Barring an expensive operation, the bunny has little chance. However, the vet knows a woman who's a "Bunny Lady"...a rabbit whisperer, if you will. The family goes to the Bunny Lady's farm and get a chilly reception, but she agrees to keep it and try to mend it.
Unbeknownst to her family, Julia gets off at a different bus stop (which worries them): it's at the Bunny Lady's farm. The Bunny Lady allows Julia to visit every day, and she teaches Julia how to care for the rabbits.
When the bratty boys take the healed bunny and decide to put it in one of their "sleighs" to push down a steep snow hill they made, Julia screams--and bites one of the boys...and then runs away deep into the forest on a bitterly cold evening.
The rest of the movie shows how a family's love (and a rabbit's!) breaks through to a sad, mistrustful, lonely little girl--and how a grown man learns humility for the sake of his family and how a bitter widow's heart softens towards humanity.
The Christmas Bunny isn't a saccharine holiday tale (despite receiving Five out of Five Doves from the Dove Foundation), and does have a few unsettling moments. Still, it's a redemptive, well-acted movie likely to elicit more than a few tears, as well as feelings of thankfulness for family and community.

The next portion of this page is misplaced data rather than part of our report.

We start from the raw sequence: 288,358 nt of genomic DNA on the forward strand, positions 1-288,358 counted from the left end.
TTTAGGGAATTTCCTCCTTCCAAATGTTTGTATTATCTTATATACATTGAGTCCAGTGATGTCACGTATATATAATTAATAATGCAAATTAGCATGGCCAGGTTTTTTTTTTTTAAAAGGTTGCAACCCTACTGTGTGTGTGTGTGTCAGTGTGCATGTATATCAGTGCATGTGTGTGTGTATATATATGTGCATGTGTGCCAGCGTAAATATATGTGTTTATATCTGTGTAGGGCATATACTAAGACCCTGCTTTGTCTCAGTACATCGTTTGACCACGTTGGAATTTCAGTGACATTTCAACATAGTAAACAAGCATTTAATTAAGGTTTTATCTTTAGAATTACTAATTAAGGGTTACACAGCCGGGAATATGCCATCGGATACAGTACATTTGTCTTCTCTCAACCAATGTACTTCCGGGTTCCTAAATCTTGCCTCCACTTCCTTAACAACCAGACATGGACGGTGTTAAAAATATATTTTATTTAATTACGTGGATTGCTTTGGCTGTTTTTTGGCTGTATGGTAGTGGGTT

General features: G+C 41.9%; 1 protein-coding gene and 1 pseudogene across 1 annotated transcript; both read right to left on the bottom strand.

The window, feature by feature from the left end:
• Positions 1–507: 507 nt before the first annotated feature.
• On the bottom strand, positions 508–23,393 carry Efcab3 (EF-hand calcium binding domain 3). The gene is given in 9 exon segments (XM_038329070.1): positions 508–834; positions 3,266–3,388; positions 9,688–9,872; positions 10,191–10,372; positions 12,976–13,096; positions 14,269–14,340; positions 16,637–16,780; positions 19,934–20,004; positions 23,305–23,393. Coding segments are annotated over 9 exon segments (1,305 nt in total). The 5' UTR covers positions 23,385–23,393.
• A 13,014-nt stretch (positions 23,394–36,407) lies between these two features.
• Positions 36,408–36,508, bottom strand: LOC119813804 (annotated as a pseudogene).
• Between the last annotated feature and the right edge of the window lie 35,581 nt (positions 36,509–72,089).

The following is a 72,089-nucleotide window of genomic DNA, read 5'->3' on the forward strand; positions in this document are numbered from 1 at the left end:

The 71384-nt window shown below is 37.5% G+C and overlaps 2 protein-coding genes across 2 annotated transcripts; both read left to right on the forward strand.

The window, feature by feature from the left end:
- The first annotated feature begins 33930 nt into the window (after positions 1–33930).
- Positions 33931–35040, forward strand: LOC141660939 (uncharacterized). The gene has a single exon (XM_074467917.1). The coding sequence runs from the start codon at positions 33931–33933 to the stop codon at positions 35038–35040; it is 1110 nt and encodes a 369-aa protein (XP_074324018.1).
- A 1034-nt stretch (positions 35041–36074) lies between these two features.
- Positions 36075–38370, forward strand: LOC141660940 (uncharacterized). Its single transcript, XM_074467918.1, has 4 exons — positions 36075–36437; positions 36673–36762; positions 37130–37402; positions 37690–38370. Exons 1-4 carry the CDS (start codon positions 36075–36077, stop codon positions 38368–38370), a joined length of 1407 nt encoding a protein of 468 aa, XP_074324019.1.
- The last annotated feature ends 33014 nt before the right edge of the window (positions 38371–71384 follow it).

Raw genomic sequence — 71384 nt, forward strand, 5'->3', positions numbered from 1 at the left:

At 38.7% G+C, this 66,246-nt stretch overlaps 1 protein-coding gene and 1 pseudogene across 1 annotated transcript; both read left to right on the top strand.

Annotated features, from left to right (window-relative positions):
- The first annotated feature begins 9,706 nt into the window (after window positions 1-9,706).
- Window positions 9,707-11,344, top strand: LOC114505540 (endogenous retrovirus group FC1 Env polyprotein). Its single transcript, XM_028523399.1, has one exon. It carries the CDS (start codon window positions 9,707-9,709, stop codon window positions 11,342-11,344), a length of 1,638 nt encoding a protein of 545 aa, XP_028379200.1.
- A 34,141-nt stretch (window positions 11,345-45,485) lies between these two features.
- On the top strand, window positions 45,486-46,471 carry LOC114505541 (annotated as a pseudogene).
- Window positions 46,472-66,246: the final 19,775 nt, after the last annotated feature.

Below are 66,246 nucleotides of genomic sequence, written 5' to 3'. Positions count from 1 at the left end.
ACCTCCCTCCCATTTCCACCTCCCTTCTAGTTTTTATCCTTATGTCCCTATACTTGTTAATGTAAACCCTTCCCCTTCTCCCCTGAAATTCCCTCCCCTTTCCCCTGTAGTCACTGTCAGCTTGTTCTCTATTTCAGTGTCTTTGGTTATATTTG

-- Janet Boyer, author of lots of stuff
what struck me most forcibly about the story resolution was the way Henderson's eccentric older lonely bunny lady got kicked to the curb after saving the child's life. Rather than thanking her, realizing she was "difficult" through loneliness but had a good heart, and finding some way to help with her work and include her in the community to the extent she could tolerate, the other characters essentially walked away from her, denigrated her as a whacko (with no value as a human being) and demanded pay for giving her a hand at her farm. None of that fits with the idea of a "Christmas movie" showing "Christmas spirit" at all. In the end, the damaged kid gets held to people's hearts, the bad boys who earlier deliberately shot at a clearly tame rabbit and later deliberately used the rabbit in play in a way almost certain to harm the animal were not disciplined, and the damaged adult who never hurt anyone but helped them gets name called and dismissed.